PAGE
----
I entirely accept that there are no easy answers and that the next couple of years will be very tough for the industry. However, I understand that it is the considered view of British Shipbuilders that the trough—to use a rather ugly term—is bottoming out and that the worst will soon be over. It is thought that a slow improvement may begin in the middle of next year. I hope that that view is not too optimistic. However, people with great knowledge of the industry certainly think that. We must ensure that the industry has the confidence to allow it to come through these difficult times, so that it is in a position to benefit when the upturn comes.

I hope that the Minister is really much more flexible and encouraging than some of the fundamental zealots on his Back Benches allow him to appear to be in public. We have heard a series of depressing speeches which have demonstrated a total lack of sympathy for the problems that the industry faces. One is left with the impression —I do not have any pleasure in saying so—that a good number of people who possibly do not depend on shipbuilding would be happy to see the industry written off, and would be prepared to see at least the merchant side of the industry almost fade away. If that is so, they are making a great mistake. The very arguments that would write off British Shipbuilders in their narrow accountancy books would write off large sections of British engineering and British industry. We cannot and should not contemplate that, and we cannot and should not afford that. We need a little courage and imagination from the Government and some support for an industry that has worked hard in the past few years for its survival, despite specific local difficulties. The industry deserves that support.

9.42 pm
The Under-Secretary of State for Trade and Industry (Mr. Alexander Fletcher)

I congratulate the hon. Member for Glasgow, Garscadden (Mr. Dewar) on his elevation to the Opposition Front Bench. Given some of the remarks of Opposition Members, especially those of the hon. Member for Sunderland, North (Mr. Clay), it may be helpful if I remind the House of the reason for the Bill.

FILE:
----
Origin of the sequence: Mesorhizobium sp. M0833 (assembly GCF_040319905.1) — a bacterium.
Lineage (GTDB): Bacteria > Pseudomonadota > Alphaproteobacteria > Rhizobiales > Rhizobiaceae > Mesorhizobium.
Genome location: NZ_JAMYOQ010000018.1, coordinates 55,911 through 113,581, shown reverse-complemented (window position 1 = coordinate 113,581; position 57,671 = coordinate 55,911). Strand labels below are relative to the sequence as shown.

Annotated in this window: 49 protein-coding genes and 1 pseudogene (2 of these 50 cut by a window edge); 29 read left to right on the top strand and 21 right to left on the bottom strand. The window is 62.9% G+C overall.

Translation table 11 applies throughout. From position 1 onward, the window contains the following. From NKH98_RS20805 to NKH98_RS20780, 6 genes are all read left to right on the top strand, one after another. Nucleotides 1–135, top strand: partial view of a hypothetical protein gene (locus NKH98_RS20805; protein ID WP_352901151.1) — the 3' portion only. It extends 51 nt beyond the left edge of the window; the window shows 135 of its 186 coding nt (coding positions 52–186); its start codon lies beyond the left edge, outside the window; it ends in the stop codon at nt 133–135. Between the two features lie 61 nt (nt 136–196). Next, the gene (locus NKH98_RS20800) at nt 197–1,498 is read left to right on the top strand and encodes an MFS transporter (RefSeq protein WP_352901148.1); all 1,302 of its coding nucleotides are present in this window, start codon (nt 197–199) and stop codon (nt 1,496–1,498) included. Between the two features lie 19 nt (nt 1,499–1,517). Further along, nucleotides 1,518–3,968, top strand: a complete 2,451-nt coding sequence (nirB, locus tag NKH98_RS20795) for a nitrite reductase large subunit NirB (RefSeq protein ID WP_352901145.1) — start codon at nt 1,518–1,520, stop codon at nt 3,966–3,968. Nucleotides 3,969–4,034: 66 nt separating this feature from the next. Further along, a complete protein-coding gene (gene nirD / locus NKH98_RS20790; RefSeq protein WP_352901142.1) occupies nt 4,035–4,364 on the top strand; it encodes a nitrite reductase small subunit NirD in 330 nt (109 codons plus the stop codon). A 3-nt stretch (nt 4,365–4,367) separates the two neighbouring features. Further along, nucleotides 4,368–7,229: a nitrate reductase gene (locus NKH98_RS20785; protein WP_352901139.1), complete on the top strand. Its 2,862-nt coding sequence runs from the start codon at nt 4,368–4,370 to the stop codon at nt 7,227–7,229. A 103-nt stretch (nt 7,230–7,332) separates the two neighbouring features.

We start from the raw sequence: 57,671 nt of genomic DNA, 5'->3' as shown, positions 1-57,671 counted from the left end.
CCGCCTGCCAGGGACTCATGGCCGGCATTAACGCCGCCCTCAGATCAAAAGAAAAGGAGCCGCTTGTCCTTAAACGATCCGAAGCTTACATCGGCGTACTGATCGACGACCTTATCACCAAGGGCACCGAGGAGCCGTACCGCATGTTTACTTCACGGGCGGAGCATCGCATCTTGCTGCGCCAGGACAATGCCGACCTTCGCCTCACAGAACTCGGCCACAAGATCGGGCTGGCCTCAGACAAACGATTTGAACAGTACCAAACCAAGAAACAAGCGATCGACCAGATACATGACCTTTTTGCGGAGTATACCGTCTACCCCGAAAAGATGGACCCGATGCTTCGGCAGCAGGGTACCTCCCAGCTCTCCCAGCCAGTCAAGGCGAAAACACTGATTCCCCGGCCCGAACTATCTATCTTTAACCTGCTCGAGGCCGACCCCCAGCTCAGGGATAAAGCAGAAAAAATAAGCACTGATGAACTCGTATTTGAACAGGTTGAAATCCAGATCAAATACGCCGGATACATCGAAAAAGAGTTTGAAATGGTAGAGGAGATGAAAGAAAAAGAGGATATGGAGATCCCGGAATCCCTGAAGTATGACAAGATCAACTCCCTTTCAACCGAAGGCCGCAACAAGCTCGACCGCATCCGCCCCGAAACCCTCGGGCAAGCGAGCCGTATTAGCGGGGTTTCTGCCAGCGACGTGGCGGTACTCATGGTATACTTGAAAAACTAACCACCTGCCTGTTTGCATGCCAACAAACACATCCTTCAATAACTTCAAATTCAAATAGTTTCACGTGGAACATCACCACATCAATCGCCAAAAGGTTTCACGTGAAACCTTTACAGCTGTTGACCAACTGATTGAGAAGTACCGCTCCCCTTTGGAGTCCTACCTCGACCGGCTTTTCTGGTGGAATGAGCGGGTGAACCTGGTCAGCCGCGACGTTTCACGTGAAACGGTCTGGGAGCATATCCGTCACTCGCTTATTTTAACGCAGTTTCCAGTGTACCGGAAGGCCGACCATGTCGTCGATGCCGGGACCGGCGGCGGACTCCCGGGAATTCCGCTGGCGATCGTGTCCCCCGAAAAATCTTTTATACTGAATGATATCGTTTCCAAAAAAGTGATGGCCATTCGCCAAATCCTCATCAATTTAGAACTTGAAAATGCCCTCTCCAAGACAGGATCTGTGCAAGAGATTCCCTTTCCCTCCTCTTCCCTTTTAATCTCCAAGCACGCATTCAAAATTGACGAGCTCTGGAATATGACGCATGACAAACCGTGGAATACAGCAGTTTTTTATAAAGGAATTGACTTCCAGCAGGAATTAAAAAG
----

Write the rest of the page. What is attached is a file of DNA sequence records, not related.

The story of British Shipbuilders since 1977 is not unconnected with its increased borrowing powers. as my hon. Friend the Member for Darlington (Mr. Fallon) pointed out. The original Act set an external borrowing limit of £200 million. This Bill, just six years later, will, if approved, raise the limit to £1,200 million. That is not all. Other finance,.such as that from the intervention fund and the shipbuilding redundancy payments scheme, is not covered by this legislation. Taking that into account, British Shipbuilders has received, as my hon. Friend the Minister pointed out, no less than £840 million since the Conservative party came to office in 1979. In no way could that be considered neglect of the British shipbuilding industry.

As a result, investment in British shipbuilding has doubled since 1979. Of course British Shipbuilders now needs further finance for its continuing trading activities, for further capital expenditure and for further restructuring. This is a massive commitment by the Government which reflects the extremely difficult position in the market that British Shipbuilders is having to face.

The right hon. Member for. Bethnal Green and Stepney (Mr. Shore) talked about improved performance over the past four years. He mentioned in particular improved flexibility and moderation in pay. What matters of course is that our competitors' performance is also improving and has improved remarkably over the same period. That still leaves us a considerable way behind shipyards in other countries. That is happening not only in the shipbuilding industry but in all our industries. Other countries' industries are not standing still waiting for us to catch up.

Against that background the management and unions will meet tomorrow. The future of the industry, as the right hon. Gentleman acknowledged, is very much in their hands.